In advance of a July 30 vote that could strip Venezuelan lawmakers of their constitutional power, Cuban-American politicians are going after Venezuela’s jugular: the largest proven oil reserves in the world.
Over the past few weeks, as the tough talk on Venezuela reaches a fever pitch, South Florida lawmakers are uniformly behind a ban on Venezuelan oil imports to the United States, a drastic step that could deal a critical blow to Venezuela’s slumping oil industry.
The lawmakers seem convinced that the White House will do something drastic, going beyond the long-used tactic of issuing sanctions on individual Venezuelan government officials suspected of money laundering and drug trafficking.
“We will have a swift and firm response from this administration,” Miami Rep. Ileana Ros-Lehtinen said last week.
“If this happens on July 30, I am convinced without any doubt that the President of the United States will act swiftly and decisively to ensure that there will be measures taken against individuals and potentially sectors for the unconstitutional overthrow of democracy and the replacement with a Cuban-style regime,” Sen. Marco Rubio said on Wednesday.
For now, Congress is united in its disgust toward Venezuelan President Nicolás Maduro, but some lawmakers — even among Republicans — disagree over how far the U.S. should go if Maduro’s constituent assembly comes up for its scheduled vote.
The Cuban Americans favor a ban on Venezuelan oil imports, a far-reaching action that could further cripple an economy already mired in hyperinflation. But some leading foreign-policy voices in Congress, including Senate Foreign Relations Chairman Bob Corker, a Tennessee Republican, have doubts.
“I believe there’s a crisis coming in Venezuela, and I think we need to be careful about not making ourselves the focus of that crisis,” Corker said. “Sometimes what we do unifies the chavistas.”
Corker, who is close to Trump, added that he plans to meet with Rubio soon to discuss possible sanctions.
Virginia Sen. Tim Kaine, who ran against Trump as Hillary Clinton’s 2016 running mate, echoes Corker’s concerns. Kaine said he was “pleased” with the Trump administration’s recent actions in Venezuela, but stopped short of endorsing oil sanctions.
“Before agreeing to sanctions on an industry sector, I would want to hear from the Administration how that would impact the Venezuelan people. Sanctions should be designed to punish and deter bad actors and minimize impact on suffering people,” Kaine, a member of the Foreign Relations Committee, said in a statement provided to the Miami Herald.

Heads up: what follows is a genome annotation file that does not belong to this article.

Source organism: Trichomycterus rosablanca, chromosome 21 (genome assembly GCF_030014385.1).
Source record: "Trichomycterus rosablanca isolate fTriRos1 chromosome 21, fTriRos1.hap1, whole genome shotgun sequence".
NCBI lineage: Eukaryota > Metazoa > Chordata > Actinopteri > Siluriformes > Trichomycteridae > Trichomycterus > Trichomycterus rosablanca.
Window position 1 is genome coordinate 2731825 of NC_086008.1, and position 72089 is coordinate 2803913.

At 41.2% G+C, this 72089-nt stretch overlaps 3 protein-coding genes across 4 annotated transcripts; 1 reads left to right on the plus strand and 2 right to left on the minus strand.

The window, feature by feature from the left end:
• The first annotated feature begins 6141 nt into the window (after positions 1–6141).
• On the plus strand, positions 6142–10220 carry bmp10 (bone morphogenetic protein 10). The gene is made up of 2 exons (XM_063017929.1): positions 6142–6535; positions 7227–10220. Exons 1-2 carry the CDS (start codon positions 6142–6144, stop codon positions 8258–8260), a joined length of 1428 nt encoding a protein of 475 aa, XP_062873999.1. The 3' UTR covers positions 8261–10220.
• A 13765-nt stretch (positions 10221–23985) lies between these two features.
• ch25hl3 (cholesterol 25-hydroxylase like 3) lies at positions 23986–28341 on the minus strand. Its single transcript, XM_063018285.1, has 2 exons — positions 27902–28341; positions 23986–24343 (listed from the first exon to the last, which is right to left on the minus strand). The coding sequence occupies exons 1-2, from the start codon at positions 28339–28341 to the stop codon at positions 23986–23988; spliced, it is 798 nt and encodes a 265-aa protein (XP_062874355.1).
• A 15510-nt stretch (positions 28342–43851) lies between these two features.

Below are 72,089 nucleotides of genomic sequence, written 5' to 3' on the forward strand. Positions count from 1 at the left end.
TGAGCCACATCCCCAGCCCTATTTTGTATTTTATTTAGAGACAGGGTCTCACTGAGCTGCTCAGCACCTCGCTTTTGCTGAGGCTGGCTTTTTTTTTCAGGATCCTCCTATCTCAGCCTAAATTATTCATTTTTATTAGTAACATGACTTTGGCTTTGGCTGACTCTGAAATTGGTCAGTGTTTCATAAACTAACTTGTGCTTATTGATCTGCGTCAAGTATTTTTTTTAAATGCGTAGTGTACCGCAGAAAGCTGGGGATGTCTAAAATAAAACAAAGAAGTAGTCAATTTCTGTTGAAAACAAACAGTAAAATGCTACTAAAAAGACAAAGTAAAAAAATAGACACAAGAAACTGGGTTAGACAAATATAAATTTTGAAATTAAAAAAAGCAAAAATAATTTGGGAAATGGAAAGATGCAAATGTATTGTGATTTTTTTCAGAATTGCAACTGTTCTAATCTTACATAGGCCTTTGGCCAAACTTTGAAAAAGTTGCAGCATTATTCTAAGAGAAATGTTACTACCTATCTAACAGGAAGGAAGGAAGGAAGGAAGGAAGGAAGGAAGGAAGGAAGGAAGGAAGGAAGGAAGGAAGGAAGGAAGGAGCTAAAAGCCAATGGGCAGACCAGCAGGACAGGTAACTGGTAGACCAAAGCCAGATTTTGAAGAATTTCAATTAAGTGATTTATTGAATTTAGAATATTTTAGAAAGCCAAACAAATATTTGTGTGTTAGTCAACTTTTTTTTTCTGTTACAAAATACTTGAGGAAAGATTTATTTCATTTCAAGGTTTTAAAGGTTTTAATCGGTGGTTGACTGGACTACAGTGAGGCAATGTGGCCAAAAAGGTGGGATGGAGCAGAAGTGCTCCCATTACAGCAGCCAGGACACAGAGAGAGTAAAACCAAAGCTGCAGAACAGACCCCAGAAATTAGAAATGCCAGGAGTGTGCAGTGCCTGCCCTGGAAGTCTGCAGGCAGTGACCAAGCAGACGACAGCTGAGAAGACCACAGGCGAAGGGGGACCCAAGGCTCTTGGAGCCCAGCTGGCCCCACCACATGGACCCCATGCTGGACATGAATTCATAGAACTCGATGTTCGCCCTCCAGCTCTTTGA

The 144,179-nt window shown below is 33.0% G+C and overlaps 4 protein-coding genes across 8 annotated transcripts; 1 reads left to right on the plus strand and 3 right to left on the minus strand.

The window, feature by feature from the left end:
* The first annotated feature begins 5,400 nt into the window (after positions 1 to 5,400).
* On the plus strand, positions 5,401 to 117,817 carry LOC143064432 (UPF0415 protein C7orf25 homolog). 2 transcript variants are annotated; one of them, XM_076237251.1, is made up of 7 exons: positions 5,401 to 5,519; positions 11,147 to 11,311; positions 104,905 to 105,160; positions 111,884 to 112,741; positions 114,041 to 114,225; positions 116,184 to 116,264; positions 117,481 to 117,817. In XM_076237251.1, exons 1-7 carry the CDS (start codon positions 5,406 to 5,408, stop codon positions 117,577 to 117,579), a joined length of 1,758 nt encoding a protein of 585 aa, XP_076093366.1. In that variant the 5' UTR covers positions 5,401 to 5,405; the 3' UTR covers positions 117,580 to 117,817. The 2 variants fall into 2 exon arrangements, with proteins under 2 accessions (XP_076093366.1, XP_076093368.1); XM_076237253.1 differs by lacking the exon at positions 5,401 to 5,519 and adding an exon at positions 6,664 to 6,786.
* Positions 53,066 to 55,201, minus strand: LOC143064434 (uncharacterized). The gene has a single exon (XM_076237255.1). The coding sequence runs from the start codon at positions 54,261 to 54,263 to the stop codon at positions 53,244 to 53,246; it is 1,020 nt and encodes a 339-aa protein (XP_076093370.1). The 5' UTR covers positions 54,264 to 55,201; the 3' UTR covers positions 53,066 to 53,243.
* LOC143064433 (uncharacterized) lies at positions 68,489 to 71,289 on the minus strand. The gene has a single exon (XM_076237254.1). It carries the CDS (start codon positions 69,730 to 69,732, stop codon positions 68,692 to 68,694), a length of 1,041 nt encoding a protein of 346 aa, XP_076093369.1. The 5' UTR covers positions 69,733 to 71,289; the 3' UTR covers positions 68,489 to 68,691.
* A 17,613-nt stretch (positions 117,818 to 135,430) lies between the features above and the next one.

Venezuela exported 291 million barrels of oil and oil products to the United States in 2016. The United States buys nearly half of Venezuela’s oil, and oil revenues account for 95 percent of Venezuela’s export earnings, according to OPEC.
In contrast, Venezuelan oil accounts for just eight percent of U.S oil imports, according to the U.S. Energy Information Administration.
Lawmakers are also worried about the potential for a Russian takeover of U.S.-based oil refiner Citgo, a subsidiary of Venezuela’s state-owned oil company, Petróleos de Venezuela, S.A., known as PDVSA.
A Russian state-owned oil company called Rosneft acquired a 49.9 percent stake in Citgo as collateral for a $1.5 billion loan signed in November 2016. If the Venezuelan government needs additional cash, they could hand over their oil assets, including the Houston-based Citgo, to the Russians.
“There’s already been one default on a loan from Russia to Venezuela,” said Sen. Bob Menendez, D-N.J, a Cuban-American lawmaker who supports tough sanctions against Venezuela. “If in fact that default or any others is used by Rosneft to get the majority of shareholding of PDVSA, which owns Citgo and all of its infrastructure in the United States, we could have a extensive energy infrastructure here in the United States owned by the Russian government. I think we can all agree that the last thing we need to do is open the doors of our critical infrastructure to Russian interference.”
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